German engineers are a pretty confident bunch, but then they have a right to be. Europe’s manufacturing giant weathered the recession with minimal layoffs and its economy is set to grow about 3% this year. German firms are staring at an enviable backlog of orders for cars, machinery, and other precision goods. Here in the U.S., well, it’s a different story.
So when a group at Germany’s Karlsruhe Institute of Technology says the costs of building electric vehicle (EV) power trains and batteries could be halved by 2018, perhaps we should listen. Self-promoting as it sounds for German industry, the country is throwing big money behind the boast. The country’s $273 million Competence E project will bring together 250 scientists from 25 institutes to commercialize innovations from research, delivering the missing link between government, academia, and industry for commercialization of EV technology. The project (slated to run at least through 2018) is a publicly funded research effort similar to particle accelerators and clean-room laboratories, only dedicated to building the manufacturing foundation for EVs.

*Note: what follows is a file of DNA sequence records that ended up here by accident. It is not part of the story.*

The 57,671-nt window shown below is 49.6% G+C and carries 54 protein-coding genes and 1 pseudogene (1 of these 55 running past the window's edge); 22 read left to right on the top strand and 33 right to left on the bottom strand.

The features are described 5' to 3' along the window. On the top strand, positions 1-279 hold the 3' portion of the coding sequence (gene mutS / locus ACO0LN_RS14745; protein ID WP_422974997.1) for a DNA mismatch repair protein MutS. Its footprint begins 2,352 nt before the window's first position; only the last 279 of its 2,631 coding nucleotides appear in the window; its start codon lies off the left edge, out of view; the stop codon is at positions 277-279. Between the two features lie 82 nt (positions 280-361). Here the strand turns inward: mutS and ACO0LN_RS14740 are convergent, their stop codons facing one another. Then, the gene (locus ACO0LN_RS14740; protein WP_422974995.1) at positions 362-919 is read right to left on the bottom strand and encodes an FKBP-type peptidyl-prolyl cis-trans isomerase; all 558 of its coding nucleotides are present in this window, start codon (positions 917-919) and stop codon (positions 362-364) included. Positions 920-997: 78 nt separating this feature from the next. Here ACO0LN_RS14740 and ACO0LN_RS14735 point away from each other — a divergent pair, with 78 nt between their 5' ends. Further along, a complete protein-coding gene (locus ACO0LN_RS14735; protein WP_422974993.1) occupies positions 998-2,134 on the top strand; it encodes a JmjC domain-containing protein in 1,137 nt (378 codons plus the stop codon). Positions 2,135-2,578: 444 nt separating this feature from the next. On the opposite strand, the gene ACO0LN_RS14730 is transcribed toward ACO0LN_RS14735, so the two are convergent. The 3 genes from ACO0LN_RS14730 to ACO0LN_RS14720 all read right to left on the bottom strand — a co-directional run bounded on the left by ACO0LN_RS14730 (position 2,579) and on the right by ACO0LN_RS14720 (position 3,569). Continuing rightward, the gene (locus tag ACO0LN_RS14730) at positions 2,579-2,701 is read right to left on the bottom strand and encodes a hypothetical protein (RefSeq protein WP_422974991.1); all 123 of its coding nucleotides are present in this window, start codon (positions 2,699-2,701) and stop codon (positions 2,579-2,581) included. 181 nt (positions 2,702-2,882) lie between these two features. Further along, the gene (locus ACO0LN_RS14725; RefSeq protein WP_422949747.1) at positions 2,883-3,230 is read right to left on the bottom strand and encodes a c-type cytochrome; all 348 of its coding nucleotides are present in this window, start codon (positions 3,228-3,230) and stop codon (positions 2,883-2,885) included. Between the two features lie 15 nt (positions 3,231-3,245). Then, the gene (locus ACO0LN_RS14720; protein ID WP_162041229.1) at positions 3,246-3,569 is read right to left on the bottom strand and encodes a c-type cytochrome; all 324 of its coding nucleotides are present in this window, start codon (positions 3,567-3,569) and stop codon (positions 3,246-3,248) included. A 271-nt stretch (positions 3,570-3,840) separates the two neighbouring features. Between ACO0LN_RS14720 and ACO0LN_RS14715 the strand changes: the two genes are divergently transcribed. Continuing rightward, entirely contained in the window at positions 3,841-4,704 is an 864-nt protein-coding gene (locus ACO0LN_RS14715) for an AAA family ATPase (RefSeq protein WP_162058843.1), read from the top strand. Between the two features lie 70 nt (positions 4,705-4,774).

“We are no longer focused on studying individual molecules or components, but on developing solutions on the system level, which meet industrial requirements,” says project head Andreas Gutsch in an interview with ScienceBusiness.”We are actively approaching industry and will even intensify these efforts…We are conducting excellent research for application, not for the drawer.”
KIT will develop a “research factory” that will construct and demonstrate fabrication lines for novel batteries and electric technologies. As gaps in the innovation chain narrow, researchers believe the time and money required to move innovations from lab to market will drop sharply.
It bares some resemblance to the (not-yet-funded) $100 million effort to launch a Material Genome Initiative here in the U.S. that we reported on in August.
In the U.S., the Department of Energy is offering at least $175 million in grant-based funding for multiple projects, as well as other initiatives, but a coordinated cross-sector effort does not seem to be on the table.
We’ll see which approach crosses the finish line first.